Standard text messaging rates apply

1040ExamPrep Complementary Exam Preparation Materials - Exam Topic Articles Series II

256

Published on

http://1040examprep.com/ Get this FREE ebook with top articles from 1040ExamPrep covering most important exam topics included in the registered tax return preparers competency exam. Be fully prepared …

http://1040examprep.com/ Get this FREE ebook with top articles from 1040ExamPrep covering most important exam topics included in the registered tax return preparers competency exam. Be fully prepared with www.1040examprep.com

Published in: Technology, Business
0 Comments
0 Likes
Statistics
Notes
  • Be the first to comment

  • Be the first to like this

No Downloads
Views
Total Views
256
On Slideshare
0
From Embeds
0
Number of Embeds
0
Actions
Shares
0
Downloads
4
Comments
0
Likes
0
Embeds 0
No embeds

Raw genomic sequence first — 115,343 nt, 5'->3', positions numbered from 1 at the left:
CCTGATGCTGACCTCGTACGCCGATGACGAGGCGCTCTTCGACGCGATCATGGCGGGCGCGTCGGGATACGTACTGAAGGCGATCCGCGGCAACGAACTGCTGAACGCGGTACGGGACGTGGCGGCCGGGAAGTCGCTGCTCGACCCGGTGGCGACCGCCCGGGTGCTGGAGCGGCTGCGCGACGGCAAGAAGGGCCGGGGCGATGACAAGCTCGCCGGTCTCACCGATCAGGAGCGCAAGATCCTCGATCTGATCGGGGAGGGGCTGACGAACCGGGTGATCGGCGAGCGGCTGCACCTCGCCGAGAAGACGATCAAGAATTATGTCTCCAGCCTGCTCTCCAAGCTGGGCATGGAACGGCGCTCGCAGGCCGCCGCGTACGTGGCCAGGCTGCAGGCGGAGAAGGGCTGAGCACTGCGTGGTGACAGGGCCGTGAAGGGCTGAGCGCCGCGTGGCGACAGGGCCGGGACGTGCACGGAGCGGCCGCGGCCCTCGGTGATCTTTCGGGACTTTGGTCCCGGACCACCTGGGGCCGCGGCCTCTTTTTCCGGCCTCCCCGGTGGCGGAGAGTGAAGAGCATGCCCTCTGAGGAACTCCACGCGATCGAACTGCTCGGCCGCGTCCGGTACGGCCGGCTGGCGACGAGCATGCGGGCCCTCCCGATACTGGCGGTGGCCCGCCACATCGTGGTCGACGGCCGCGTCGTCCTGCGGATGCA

Report content
Flagged as inappropriate Flag as inappropriate
Flag as inappropriate

Select your reason for flagging this presentation as inappropriate.

Cancel
No notes for slide

Transcript

  • 1. Registered Tax Return Preparer Complementary ExamPreparation Resources
  • 2. 1040 Exam Prep How to Master the IRS Exam Outline, Grasp More in Less Time, and Pass the RTRP Competency ExamDo you HAVE TO take the IRS competency examination?...But you are concerned because of the extensive IRS Return Preparer TestSpecifications?You are not alone!Many tax preparers are feeling divided between embracing the challenge ofeither passing this competency exam or going out of business.Think a little about it! You can make it happen with a few smart moves.Consider these tips:Tip 1: Make your initial tax knowledge diagnosis: Identify your weak and your strong areas of knowledge.Tip 2: The test is an academic exam: You need to brush on the IRS Code’s terminology.Tip 3: The mind is visual-learning oriented: Use visual study materialThe last tip is especially important if you haven’t taken a test for many years.Visual study material will help your recall. Mind maps and slide presentations areexceptional visual study aids.